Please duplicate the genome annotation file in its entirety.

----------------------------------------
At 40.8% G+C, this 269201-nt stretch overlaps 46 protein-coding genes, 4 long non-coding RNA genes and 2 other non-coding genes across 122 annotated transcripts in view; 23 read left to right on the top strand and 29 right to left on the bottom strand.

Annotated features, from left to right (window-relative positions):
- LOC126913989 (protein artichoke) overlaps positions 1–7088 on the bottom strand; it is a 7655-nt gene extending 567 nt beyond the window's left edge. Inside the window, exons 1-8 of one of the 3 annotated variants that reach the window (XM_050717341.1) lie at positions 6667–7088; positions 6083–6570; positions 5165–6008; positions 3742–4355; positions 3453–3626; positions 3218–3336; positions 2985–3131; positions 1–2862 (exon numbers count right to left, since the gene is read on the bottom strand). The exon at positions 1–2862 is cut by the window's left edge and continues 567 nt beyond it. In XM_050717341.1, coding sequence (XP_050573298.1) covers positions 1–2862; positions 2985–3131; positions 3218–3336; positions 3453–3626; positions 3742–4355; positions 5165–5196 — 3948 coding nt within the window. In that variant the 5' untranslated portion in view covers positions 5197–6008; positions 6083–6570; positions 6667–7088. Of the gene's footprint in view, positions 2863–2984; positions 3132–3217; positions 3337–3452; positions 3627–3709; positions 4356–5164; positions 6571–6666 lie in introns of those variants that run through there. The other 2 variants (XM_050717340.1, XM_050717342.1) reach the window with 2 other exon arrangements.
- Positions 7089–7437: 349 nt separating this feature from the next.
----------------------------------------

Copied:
At 40.8% G+C, this 269201-nt stretch overlaps 46 protein-coding genes, 4 long non-coding RNA genes and 2 other non-coding genes across 122 annotated transcripts in view; 23 read left to right on the top strand and 29 right to left on the bottom strand.

Annotated features, from left to right (window-relative positions):
- LOC126913989 (protein artichoke) overlaps positions 1–7088 on the bottom strand; it is a 7655-nt gene extending 567 nt beyond the window's left edge. Inside the window, exons 1-8 of one of the 3 annotated variants that reach the window (XM_050717341.1) lie at positions 6667–7088; positions 6083–6570; positions 5165–6008; positions 3742–4355; positions 3453–3626; positions 3218–3336; positions 2985–3131; positions 1–2862 (exon numbers count right to left, since the gene is read on the bottom strand). The exon at positions 1–2862 is cut by the window's left edge and continues 567 nt beyond it. In XM_050717341.1, coding sequence (XP_050573298.1) covers positions 1–2862; positions 2985–3131; positions 3218–3336; positions 3453–3626; positions 3742–4355; positions 5165–5196 — 3948 coding nt within the window. In that variant the 5' untranslated portion in view covers positions 5197–6008; positions 6083–6570; positions 6667–7088. Of the gene's footprint in view, positions 2863–2984; positions 3132–3217; positions 3337–3452; positions 3627–3709; positions 4356–5164; positions 6571–6666 lie in introns of those variants that run through there. The other 2 variants (XM_050717340.1, XM_050717342.1) reach the window with 2 other exon arrangements.
- Positions 7089–7437: 349 nt separating this feature from the next.